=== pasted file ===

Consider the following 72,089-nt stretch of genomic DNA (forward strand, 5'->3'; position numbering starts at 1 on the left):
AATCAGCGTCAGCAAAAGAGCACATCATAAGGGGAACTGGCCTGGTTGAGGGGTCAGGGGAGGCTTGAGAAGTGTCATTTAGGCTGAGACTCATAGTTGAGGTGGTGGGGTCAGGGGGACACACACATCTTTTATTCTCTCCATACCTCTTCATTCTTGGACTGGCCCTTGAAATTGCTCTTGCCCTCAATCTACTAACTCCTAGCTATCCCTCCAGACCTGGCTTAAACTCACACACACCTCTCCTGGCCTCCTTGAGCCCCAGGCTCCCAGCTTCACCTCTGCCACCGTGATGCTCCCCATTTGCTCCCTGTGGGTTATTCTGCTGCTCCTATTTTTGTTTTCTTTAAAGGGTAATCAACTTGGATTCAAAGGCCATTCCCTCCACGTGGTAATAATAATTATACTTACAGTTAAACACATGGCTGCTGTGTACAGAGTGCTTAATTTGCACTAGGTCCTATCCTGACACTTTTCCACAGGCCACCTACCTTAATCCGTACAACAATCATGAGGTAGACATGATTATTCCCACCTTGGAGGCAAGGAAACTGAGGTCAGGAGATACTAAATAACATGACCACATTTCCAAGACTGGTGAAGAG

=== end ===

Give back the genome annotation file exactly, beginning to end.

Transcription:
Consider the following 72,089-nt stretch of genomic DNA (forward strand, 5'->3'; position numbering starts at 1 on the left):
AATCAGCGTCAGCAAAAGAGCACATCATAAGGGGAACTGGCCTGGTTGAGGGGTCAGGGGAGGCTTGAGAAGTGTCATTTAGGCTGAGACTCATAGTTGAGGTGGTGGGGTCAGGGGGACACACACATCTTTTATTCTCTCCATACCTCTTCATTCTTGGACTGGCCCTTGAAATTGCTCTTGCCCTCAATCTACTAACTCCTAGCTATCCCTCCAGACCTGGCTTAAACTCACACACACCTCTCCTGGCCTCCTTGAGCCCCAGGCTCCCAGCTTCACCTCTGCCACCGTGATGCTCCCCATTTGCTCCCTGTGGGTTATTCTGCTGCTCCTATTTTTGTTTTCTTTAAAGGGTAATCAACTTGGATTCAAAGGCCATTCCCTCCACGTGGTAATAATAATTATACTTACAGTTAAACACATGGCTGCTGTGTACAGAGTGCTTAATTTGCACTAGGTCCTATCCTGACACTTTTCCACAGGCCACCTACCTTAATCCGTACAACAATCATGAGGTAGACATGATTATTCCCACCTTGGAGGCAAGGAAACTGAGGTCAGGAGATACTAAATAACATGACCACATTTCCAAGACTGGTGAAGAG